As soon as I stepped off the airplane, I took a deep breath, relishing in that sweet Hawaiian air, the scent transporting me back to what feels like a lifetime ago. The last time I was here was about 6 or 7 years ago. I was still in undergrad, I was in a different relationship, and I had barely even begun to scratch the surface of my love affair with food.
When I arrived, it was almost 11pm on a Friday. It had just recently rained, and it even sprinkled a bit as we drove. The damp cool air was a blanket welcoming me back to one of my homes. As I rode the 15 minutes to where I would be staying, I chuckled inwardly when we got onto the H-1 freeway, one of Hawaii’s three interstate highways (take a moment to think about that statement), smiled at the Likelike (pronounced LEE-keh LEE-keh) Highway sign, and struggled to remember which exits I would take most often. I knew that the first few days would involve a bombardment of memories, just like these on the short drive from the airport, and I couldn’t wait.
Hawaii was the first place I lived after graduating high school (literally — my mom, stepdad, and I moved less than a week after graduation). I lived here for four, very formative, years. I often say that it was the best stepping stone to living on the mainland. Oahu is bigger than Guam, has a freeway (!!), but the Pacific Island culture in Hawaii is very similar to what I was familiar with growing up on Guam. Even though the radio stations also played island reggae, and everyone wore shorts with slippers (AKA zoris/flipflops/thongs), and the people looked like the people on Guam, and the climate was almost identical, I was still in an unfamiliar place with no friends or family other than my parents.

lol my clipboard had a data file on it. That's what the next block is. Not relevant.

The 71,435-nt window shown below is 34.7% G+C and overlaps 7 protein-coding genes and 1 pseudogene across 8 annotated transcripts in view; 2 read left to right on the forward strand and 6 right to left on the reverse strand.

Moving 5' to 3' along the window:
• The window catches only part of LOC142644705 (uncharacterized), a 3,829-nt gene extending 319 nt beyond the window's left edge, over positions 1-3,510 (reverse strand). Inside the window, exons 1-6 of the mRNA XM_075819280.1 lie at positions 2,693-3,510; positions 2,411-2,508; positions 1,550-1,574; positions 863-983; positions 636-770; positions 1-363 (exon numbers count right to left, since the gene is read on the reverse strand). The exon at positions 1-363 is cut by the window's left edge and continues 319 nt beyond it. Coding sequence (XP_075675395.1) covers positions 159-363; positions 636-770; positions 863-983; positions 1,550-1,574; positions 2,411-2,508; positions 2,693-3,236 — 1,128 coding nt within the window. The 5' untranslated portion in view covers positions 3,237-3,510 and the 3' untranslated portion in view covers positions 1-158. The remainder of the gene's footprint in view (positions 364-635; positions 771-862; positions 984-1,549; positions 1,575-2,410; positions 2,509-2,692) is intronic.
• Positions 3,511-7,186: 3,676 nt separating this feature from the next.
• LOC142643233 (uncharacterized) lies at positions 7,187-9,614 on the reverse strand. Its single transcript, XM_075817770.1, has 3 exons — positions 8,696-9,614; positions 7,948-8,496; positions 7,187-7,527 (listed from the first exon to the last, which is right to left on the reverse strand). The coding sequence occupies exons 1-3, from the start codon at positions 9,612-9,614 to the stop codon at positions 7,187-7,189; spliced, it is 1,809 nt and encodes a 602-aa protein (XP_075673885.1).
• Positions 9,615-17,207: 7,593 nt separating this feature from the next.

What I ended up clinging to most for its familiarity was the food. Although red rice and kelaguen aren’t part of everyday food in Hawaii, there are enough foods in common that it was easy to forgive. The love of white rice and liberal use of soy sauce in dishes were probably the most apparent connections. And, of course, their reverence for SPAM also made things easier. Other than a few cravings for red rice and kelaguen, I don’t really recall being homesick for Guamanian/Chamorro food. I didn’t realize this until years later, looking back at the kinds of food that I grew up with, the kinds of food I consider to be comfort food.
So as not to be completely overwhelmed by the flood of memories and nostalgia on my first day back, I decided to take it a bit slow. I walked to the Ala Moana Center with the hope of purchasing some slippers (because why on earth would I buy them in Boston… in February?). On my way there, I had to step into the 7-11 just to see this: